Women’s Sports and Sexism: Isn’t Serena Williams Winning Wimbledon Enough?
“If it’s what you need to lift trophies, who cares what you look like?” - Eugenie Bouchard
It’s sad that articles like this even exist. Serena Williams is the top female player in tennis right now, thanks to her stunning Wimbledon victory this weekend – her sixth Wimbledon win, bee-tee-dubs. She – indeed, all of us – should be allowed to enjoy the crap out of this right now without having the win clouded over by silly little things like sexism and racism. Of course, sexism and racism stop for no one. Not even The New York Times.
Before Williams even got to Wimbledon, the Times released an article called “Tennis’s Top Women Balance Body Image With Ambition,” which purported to dissect the “phenomenon” of female tennis players and how they feel about their bodies. It masqueraded as a balanced piece about how different women feel about different physiques in tennis. Worse, it masqueraded as a feminist piece “examining” the double standards women deal with when it comes to their appearance in sports, and how they deal with that. However, this piece could neither be balanced nor feminist, because of what it takes to come up with the idea to write this in the first place!
In order to even come up with the idea for an article like this, you have to think to yourself, Serena Williams is really muscular and could be seen by some as looking really masculine. I wonder how other female tennis players feel about that. And that’s the most “balanced” version of that thought I could think to write. It might seem pretty innocuous, but it means that before you’ve even put keys to keyboard, before you’ve even interviewed anyone, you’ve already embraced misogyny by 1) writing an article that pits women in a field against each other, and 2) operating under the false assumption that only men can be muscular, and so muscular women are “masculine” aberrations deserving of scrutiny.
The very idea of this article is steeped in sexism. It would be one thing if you were interviewing a female tennis player and the issue of body image came up in conversation. It’s quite another to make that the story and ask female athletes at the top of their games whether or not they like “looking muscular;” covering it as if this is a timely story and a new trend in sports. NEWS FLASH: Women are judged on their bodies wherever they fucking go. They don’t need news stories to reinforce that.
What’s more, The New York Times’ social media reinforced it, too, highlighting one of the worst quotes from the piece and pitting Williams against “her rivals” for the wrong reasons:
Serena Williams has a muscular frame. Her rivals choose not to emulate her physique http://t.co/IecMzg4AwV pic.twitter.com/gEGHd3NI3z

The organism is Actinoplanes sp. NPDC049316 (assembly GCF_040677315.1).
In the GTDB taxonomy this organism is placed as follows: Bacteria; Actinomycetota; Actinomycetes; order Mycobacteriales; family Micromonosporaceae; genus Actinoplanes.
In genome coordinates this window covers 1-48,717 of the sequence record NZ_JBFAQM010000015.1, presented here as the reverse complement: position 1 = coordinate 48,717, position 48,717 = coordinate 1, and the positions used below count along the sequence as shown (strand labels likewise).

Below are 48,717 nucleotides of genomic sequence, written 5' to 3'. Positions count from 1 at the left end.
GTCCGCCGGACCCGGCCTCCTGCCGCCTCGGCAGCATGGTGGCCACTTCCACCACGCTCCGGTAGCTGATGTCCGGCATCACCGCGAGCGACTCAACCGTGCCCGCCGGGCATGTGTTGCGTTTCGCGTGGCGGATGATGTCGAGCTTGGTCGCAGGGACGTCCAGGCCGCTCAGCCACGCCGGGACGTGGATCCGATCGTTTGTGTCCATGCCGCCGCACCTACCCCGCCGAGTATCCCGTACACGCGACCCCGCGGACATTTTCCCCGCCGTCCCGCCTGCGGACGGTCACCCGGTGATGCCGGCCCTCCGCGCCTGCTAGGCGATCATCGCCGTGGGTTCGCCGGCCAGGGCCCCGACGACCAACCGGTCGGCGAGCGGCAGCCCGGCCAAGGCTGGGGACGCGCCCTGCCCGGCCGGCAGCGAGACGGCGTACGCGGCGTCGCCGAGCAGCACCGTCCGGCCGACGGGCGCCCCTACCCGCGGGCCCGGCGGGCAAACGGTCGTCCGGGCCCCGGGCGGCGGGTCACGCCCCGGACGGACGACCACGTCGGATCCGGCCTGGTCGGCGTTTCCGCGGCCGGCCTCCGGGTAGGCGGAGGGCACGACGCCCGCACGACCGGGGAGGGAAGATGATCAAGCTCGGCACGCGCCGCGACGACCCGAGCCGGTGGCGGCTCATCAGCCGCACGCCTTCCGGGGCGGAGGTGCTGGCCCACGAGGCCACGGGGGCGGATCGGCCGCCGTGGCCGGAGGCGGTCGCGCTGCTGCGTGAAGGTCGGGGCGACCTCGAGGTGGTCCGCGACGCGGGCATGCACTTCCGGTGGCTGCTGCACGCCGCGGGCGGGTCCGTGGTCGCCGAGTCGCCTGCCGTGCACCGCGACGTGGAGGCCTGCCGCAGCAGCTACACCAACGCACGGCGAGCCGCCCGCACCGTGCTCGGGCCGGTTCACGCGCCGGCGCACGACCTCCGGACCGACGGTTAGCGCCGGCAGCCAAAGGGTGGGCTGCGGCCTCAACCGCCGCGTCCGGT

— The New York Times (@nytimes) July 10, 2015
Thankfully, I wasn’t the only one upset. People took to social media to decry the piece’s inherent sexism:
@nytimes really? Because the only women worth emulating are tiny white girls who attract the gaze of men watching tennis for other reasons? — Shauna James Ahern (@glutenfreegirl) July 11, 2015
Though sometimes, while well-meaning, the attempts to decry were problematic in and of themselves:
.@diegtristan8 “she is built like a man”. Yeah, my husband looks just like this in a dress. You’re an idiot. pic.twitter.com/BCvT10MYkI
— J.K. Rowling (@jk_rowling) July 11, 2015
Rowling is attempting to be complimentary – that’s very clear. But body types vary, regardless of gender. The whole point is that we shouldn’t even be having this conversation. Rushing to call Serena Williams attractive by mainstream standards of femininity is besides the point. We don’t need articles like “Serena Williams Looked Like a Disney Princess at the Wimbledon Champion’s Ball.” It’s not about making sure Williams feels validated by reminding her she’s pretty, dammit. THE WOMAN WON WIMBLEDON SIX TIMES! Praise her freaking achievements! Either that, or start writing articles about how her male Wimbledon counterpart, Novak Djokovic, looked like a freaking Disney Prince at the Wimbledon Ball or something to even this shit out.
However, social media also discussed the piece’s inherent racism:
What’s fascinating is that the article attempts to normalize/glorify white mediocrity, sexism, and body image pathology @nytimes — Doc Ock (@OckyJ83) July 11, 2015
It’s true, by making Serena Williams the starting point for this “story,” singling out Williams’ body type and setting it against all these other smaller, white players, the piece becomes racist as well.
If you think it’s JUST about looks you’re missing the racism of the article. And the white aesthetics it worships.
— Rod TBGWT (@rodimusprime) July 11, 2015
This black people as “beast” thing needs to go down like the #ConfederateFlag…starting with you @nytimes. Seriously. Apologize to #Serena — A • R y e © (@angela_rye) July 11, 2015
It’s really disturbing to me that The New York Times, which is supposed to be a “paper of record,” can still get it so wrong sometimes, stooping to the level of a celebrity tabloid. How about we stop talking about what accomplished women are wearing or what they look like, and start talking about what they’re doing, huh? Or, how about we stop comparing body types period? Let’s all get together and agree to do that so we don’t have to deal with this crap anymore. Agreed? Great.
(via The Grio; Image via Boss Tweed on Flickr)
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